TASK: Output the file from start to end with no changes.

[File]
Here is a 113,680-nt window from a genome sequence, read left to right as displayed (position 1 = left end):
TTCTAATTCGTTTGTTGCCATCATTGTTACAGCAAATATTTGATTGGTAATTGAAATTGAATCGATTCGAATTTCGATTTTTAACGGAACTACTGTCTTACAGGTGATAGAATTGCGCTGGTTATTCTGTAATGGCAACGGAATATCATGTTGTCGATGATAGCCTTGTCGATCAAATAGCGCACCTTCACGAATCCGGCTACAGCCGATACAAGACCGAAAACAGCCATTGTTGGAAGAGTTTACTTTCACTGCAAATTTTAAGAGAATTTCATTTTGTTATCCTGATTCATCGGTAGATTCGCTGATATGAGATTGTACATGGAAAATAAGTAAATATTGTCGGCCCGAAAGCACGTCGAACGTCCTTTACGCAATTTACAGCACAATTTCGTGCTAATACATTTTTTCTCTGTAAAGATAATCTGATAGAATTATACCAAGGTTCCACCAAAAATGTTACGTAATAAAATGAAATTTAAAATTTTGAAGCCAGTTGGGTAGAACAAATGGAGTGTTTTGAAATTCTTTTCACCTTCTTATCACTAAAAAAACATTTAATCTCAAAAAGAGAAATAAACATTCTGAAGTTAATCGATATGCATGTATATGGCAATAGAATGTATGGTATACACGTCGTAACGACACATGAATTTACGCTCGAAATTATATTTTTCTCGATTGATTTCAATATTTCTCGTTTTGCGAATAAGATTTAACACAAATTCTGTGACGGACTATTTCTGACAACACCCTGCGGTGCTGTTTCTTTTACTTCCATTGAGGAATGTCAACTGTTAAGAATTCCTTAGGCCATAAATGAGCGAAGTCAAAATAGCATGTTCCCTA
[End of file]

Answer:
Here is a 113,680-nt window from a genome sequence, read left to right as displayed (position 1 = left end):
TTCTAATTCGTTTGTTGCCATCATTGTTACAGCAAATATTTGATTGGTAATTGAAATTGAATCGATTCGAATTTCGATTTTTAACGGAACTACTGTCTTACAGGTGATAGAATTGCGCTGGTTATTCTGTAATGGCAACGGAATATCATGTTGTCGATGATAGCCTTGTCGATCAAATAGCGCACCTTCACGAATCCGGCTACAGCCGATACAAGACCGAAAACAGCCATTGTTGGAAGAGTTTACTTTCACTGCAAATTTTAAGAGAATTTCATTTTGTTATCCTGATTCATCGGTAGATTCGCTGATATGAGATTGTACATGGAAAATAAGTAAATATTGTCGGCCCGAAAGCACGTCGAACGTCCTTTACGCAATTTACAGCACAATTTCGTGCTAATACATTTTTTCTCTGTAAAGATAATCTGATAGAATTATACCAAGGTTCCACCAAAAATGTTACGTAATAAAATGAAATTTAAAATTTTGAAGCCAGTTGGGTAGAACAAATGGAGTGTTTTGAAATTCTTTTCACCTTCTTATCACTAAAAAAACATTTAATCTCAAAAAGAGAAATAAACATTCTGAAGTTAATCGATATGCATGTATATGGCAATAGAATGTATGGTATACACGTCGTAACGACACATGAATTTACGCTCGAAATTATATTTTTCTCGATTGATTTCAATATTTCTCGTTTTGCGAATAAGATTTAACACAAATTCTGTGACGGACTATTTCTGACAACACCCTGCGGTGCTGTTTCTTTTACTTCCATTGAGGAATGTCAACTGTTAAGAATTCCTTAGGCCATAAATGAGCGAAGTCAAAATAGCATGTTCCCTA